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Magyar nyelvű változat: A magyarországi dagerrotip konzerválás rövid története

Zita Sor (photograph conservator at the HNM), Bálint Flesch (archaist photographer) and József Ormos (photograph conservator at the HNM):

Short History of the Daguerreotype Conservation in Hungary

(A lecture at the Daguerreobase Partner Meeting. Hungarian National Museum, Budapest   February 26, 2011)

The first description of the daguerreotype process became public in Hungary in 1840, translated by a Theresianum teacher in Vienna, Jakab Zimmermann, who used the German translation of Daguerre’s description.

 The first Hungarian-language text on the conservation of daguerreotypes can be read on page 21 of this book. The text, written in old Hungarian, says that the photograph must be placed under glass and has to be tightly sized (referring to airtight housing), and this way it will remain unchanged even in daylight. Further on, the book suggests that the daguerreotypes should be put into the box (as seen in the book’s illustration) designed for the storage of the already sensitized and ready-to-use plates, and should be sealed with a piece of paper.


 Footnotes in the book say that some lacquers were also experimented with, but these do harm rather than help. (There’s no mention of gold toning yet.)

So much knowledge on conservation, as one can see on the majority of the decorative housings from the Daguerreotype period, would have been almost enough to preserve the photographs for a long time, even up to the present (of course with some maintenance). But this was not the case. With the end of the Daguerreotype period the necessary knowledge faded as well, and the most damage of the plates has been caused so far by insufficient housing.

The first daguerreotype in Hungary (as far as we know) was taken by Antal Vállas in Pest on August 29, 1840, when he presented the process at a session of the Hungarian Academy of Sciences and took two pictures of the Royal Castle standing on the Buda side of the Danube. These picture were not too good because of the foggy weather, so the session quickly moved on to the next point of its agenda. Vállas’s plates have not survived.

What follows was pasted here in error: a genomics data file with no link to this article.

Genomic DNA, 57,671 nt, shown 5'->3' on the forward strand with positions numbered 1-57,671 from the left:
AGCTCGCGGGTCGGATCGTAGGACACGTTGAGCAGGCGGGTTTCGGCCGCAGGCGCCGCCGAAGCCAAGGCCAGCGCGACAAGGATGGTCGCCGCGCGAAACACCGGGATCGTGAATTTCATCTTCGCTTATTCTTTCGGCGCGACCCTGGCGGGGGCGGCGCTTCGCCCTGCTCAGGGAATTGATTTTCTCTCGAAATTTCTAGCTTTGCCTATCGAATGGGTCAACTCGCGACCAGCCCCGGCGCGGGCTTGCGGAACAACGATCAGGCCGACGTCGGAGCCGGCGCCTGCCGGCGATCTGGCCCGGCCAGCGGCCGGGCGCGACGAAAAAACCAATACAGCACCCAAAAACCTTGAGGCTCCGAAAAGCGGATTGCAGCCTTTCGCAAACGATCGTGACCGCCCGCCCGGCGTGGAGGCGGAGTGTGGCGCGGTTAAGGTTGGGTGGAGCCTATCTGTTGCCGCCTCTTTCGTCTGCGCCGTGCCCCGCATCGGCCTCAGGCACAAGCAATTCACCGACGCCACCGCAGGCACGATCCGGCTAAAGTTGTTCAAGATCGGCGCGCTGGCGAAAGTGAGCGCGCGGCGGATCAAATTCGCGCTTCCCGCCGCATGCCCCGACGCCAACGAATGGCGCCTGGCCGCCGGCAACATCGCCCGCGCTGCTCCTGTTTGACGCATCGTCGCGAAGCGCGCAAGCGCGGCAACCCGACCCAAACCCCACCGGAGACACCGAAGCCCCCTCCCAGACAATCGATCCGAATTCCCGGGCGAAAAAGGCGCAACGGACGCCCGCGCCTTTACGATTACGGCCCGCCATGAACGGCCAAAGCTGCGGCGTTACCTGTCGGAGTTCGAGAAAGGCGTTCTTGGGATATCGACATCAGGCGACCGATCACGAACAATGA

The earliest photograph in a public collection is an experimental piece by Daguerre, which he presented to Austrian-Hungarian ambassador to Paris, Antal Apponyi, and signed on the passe-partout.

This Dag is now safeguarded at the Hungarian Museum for Technology and Transportation, and according to a probably not too succesfull chemical cleaning of the plate has badly contrastless and
a few parts of the picture  disappeared. (This picture above was made before the mentioned treatment.)

In addition to the deteriorating protective housings and fading knowledge, there were two more damaging factors that did harm during the history of Hungarian Dags: one is the ever returning waves of chemical cleaning (potassium cianide) and the other is History itself. Since the time of Dags there were two world wars and three revolutions devastating the country. In addition to the destructions caused by the fights, plundering and the waves of immigration (the owners took their photos with them if they could) have also seriously decreased the number of Hungarian Dags.

The first such war took place right at the peak of the Daguerreian period: the 1848/49 Hungarian Revolution and War of Independence. After its defeat, possessing a portrait of a participant of the war of independence was for almost twenty years an indictable offence. This is the reason why right after the end of the war, when reprisal was the most severe, the owners themselves (and of course authorities as well) destroyed photographs in masses. Or they hid the pictures to places that were not too good from the preservation perspective, and they left the Dags there for decades. On the other hand, this period of our history created a new product.: miniature (easy-to-hide) Dag. reproductions were made of the graphic portrays of the embelematic men of the resistance movement,